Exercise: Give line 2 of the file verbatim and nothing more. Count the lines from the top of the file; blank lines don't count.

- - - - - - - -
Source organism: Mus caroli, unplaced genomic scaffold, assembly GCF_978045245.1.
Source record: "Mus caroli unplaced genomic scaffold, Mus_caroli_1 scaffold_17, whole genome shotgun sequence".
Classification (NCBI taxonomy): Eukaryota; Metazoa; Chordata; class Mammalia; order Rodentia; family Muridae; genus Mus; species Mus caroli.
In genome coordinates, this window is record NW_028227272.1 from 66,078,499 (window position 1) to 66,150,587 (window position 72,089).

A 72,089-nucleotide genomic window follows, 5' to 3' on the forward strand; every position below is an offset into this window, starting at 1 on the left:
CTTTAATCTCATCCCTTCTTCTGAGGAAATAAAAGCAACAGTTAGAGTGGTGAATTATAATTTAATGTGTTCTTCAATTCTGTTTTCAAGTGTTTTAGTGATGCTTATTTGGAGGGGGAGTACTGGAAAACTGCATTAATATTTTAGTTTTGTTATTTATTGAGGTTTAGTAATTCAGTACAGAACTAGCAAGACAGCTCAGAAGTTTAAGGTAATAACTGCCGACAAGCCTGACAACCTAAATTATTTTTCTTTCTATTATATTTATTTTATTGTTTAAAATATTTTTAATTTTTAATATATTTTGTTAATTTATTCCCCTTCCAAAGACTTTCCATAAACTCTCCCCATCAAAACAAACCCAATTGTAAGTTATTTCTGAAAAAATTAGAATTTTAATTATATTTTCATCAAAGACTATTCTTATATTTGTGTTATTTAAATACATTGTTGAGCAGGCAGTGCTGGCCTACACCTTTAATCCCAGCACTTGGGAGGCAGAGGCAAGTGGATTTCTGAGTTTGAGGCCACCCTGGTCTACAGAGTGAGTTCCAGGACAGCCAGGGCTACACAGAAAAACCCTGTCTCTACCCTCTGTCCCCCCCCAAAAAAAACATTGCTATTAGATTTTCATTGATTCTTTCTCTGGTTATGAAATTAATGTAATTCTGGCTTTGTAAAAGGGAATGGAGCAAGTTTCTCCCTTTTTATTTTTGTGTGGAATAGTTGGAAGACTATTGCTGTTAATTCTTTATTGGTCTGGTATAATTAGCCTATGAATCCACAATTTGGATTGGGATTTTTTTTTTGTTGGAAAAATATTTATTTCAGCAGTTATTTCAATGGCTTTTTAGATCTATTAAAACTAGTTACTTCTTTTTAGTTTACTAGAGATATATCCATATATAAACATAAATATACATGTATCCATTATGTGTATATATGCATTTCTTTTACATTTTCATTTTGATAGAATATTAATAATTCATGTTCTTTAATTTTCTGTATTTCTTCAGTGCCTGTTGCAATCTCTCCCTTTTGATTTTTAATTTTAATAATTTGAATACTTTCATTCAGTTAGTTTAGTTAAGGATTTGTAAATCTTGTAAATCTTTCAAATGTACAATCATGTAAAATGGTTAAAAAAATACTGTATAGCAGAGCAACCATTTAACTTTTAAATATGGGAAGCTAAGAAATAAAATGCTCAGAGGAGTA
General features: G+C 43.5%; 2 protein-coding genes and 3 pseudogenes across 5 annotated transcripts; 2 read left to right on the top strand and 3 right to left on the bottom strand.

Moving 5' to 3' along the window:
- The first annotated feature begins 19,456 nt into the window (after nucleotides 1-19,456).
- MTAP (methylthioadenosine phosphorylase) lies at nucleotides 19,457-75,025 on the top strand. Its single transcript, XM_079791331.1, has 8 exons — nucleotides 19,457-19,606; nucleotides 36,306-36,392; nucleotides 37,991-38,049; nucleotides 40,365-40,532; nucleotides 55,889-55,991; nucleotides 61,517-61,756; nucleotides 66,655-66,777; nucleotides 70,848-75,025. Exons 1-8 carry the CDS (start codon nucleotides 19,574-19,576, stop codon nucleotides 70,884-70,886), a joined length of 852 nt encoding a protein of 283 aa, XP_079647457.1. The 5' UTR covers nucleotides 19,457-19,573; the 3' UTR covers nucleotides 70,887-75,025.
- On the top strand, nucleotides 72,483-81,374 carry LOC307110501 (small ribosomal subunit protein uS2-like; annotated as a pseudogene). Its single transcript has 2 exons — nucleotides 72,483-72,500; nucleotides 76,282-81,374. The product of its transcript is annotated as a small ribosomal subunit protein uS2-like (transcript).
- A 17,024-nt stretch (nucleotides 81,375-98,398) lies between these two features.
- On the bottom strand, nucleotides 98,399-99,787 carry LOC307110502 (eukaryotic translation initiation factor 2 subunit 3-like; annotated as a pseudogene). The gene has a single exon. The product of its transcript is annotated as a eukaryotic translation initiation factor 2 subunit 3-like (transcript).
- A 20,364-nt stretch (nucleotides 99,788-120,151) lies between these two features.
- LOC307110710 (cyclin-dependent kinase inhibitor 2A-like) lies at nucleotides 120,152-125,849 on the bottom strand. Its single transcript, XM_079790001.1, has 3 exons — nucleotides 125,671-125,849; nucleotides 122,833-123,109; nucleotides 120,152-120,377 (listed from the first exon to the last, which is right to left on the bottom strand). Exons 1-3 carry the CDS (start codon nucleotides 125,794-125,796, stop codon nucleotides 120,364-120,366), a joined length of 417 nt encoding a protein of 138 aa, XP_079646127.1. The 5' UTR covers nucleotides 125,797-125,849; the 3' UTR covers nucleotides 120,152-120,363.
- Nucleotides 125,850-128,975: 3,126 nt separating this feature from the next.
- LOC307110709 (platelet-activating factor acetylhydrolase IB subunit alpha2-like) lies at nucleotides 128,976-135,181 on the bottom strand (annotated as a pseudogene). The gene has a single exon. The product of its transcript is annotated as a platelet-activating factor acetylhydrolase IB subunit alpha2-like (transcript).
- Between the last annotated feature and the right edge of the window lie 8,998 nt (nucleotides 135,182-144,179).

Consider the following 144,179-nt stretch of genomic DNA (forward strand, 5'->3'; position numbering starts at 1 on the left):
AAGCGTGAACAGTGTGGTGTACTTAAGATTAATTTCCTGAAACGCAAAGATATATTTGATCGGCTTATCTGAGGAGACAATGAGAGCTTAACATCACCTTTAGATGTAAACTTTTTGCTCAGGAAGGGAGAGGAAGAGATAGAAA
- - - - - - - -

Source record: "Mus caroli unplaced genomic scaffold, Mus_caroli_1 scaffold_17, whole genome shotgun sequence".